Republicans in the Georgia state House put off voting on their version of a new Congressional map Wednesday, amid cries from Democrats to halt the mid-decade effort to redraw boundaries.
The state House Committee on Legislative and Congressional Reapportionment met Wednesday morning and was expected to pass a revised version of a map penned by panel chairman Bobby Franklin (R). But the vote was delayed, after Franklin said the public should have more time to comment on the new map.
“We wanted the public to have another chance to take a look at the map” Franklin told The Associated Press. “As soon as we feel it’s ready, and the committee is ready, we’ll be able to bring it forward.”
State House and Senate leaders unveiled dramatically different Congressional maps last week, as Republicans moved forward with their plan to replace the awkward boundaries drawn by Democrats in 2001.
The map put forward by the state Senate mirrors the district boundaries that the seven Republicans in the Congressional delegation had previously signed off on, and leaders in the state Senate have acknowledged coordinating with lawmakers in Washington on their proposed version. That plan has the potential to create only one Member versus Member match up.
But the initial version from the state House, dubbed the Franklin map, paired as many as three sets of incumbents. The map has since been revised and the new version being circulated in Atlanta would pair just two sets of incumbents: Rep. Jim Marshall (D) with Rep. Lynn Westmoreland (R) and Rep. John Barrow (D) with Rep. John Linder (R). The Franklin map would leave Barrow, a freshman, few options: challenge a GOP incumbent in unfriendly territory, move across the state to an open seat, or retire. Under the proposed Senate map, Barrow might still run in a new 12th district that includes some of the southeastern territory he currently represents, but not his Athens home.
The revised Franklin plan would likely create two new open seats — an entirely different 12th district that would lie to the northwest of Atlanta and a heavily altered 3rd district that would include much of middle Georgia. Under Franklin’s plan, the new 3rd district would more closely resemble the old 8th district before Congressional lines were redrawn in 1995.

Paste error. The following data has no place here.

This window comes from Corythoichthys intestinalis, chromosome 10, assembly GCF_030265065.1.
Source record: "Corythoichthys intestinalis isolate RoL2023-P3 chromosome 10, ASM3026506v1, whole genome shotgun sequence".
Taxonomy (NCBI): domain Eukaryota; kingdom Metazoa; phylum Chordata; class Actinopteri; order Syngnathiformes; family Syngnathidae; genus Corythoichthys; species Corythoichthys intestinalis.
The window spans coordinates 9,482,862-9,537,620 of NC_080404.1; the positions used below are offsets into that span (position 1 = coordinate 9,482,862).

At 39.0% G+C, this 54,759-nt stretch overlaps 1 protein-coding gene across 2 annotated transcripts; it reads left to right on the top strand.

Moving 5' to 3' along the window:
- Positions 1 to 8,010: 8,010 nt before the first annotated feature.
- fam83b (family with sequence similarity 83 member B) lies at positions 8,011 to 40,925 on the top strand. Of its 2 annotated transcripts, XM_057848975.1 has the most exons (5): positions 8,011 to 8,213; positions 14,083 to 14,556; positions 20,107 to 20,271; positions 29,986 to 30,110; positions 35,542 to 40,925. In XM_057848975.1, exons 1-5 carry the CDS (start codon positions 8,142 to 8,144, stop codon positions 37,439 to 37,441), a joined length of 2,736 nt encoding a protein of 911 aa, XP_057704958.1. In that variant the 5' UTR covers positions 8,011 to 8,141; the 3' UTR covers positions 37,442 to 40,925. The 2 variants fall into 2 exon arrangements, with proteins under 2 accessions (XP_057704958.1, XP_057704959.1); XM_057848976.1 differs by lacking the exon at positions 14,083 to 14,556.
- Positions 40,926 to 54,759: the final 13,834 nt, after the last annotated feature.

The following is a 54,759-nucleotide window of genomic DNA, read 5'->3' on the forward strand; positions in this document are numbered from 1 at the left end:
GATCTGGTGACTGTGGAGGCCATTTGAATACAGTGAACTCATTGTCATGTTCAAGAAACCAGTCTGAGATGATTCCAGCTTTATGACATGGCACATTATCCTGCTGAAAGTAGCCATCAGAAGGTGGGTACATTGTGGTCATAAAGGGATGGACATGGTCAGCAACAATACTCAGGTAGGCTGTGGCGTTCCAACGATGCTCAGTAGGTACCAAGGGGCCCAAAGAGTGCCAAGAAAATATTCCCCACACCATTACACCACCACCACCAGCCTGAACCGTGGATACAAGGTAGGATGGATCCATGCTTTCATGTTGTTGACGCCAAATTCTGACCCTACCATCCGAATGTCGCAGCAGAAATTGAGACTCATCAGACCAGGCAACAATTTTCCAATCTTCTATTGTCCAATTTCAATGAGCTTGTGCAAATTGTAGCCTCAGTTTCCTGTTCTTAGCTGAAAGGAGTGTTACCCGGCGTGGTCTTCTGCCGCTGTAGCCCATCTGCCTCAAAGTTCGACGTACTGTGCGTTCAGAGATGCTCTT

The current Congressional delegation is comprised of seven Republicans and six Democrats. None of the state’s four black lawmakers are jeopardized politically under either the House or Senate plans. Because Georgia is a Voting Rights Act state, the Justice Department must approve any changes to Congressional boundaries before they are implemented.
Today is day 23 of the 40-day legislative session and at least one chamber must pass a new map by day 33. If the chambers pass different maps they would eventually have to be reconciled by a six-member conference committee.
Republicans argue that the current Congressional map, drawn by Democrats in 2001, splits an egregious number of counties and communities of interest in an effort to make partisan gains.
Last year the state’s Legislative maps, also penned in 2001, were deemed unconstitutional and redrawn. Federal judges also considered the constitutionality of the state’s Congressional map but those boundaries were allowed to stand.
On Tuesday night, the state House voted largely along party lines to approve new guidelines for redistricting. Those principles of redistricting advise lawmakers to avoid bizarre shapes and split as few cities and counties as possible when drawing boundaries.
The same resolution has also been introduced in the state Senate. That chamber’s redistricting committee is scheduled to meet at 2:30 p.m. Thursday to consider its proposed map.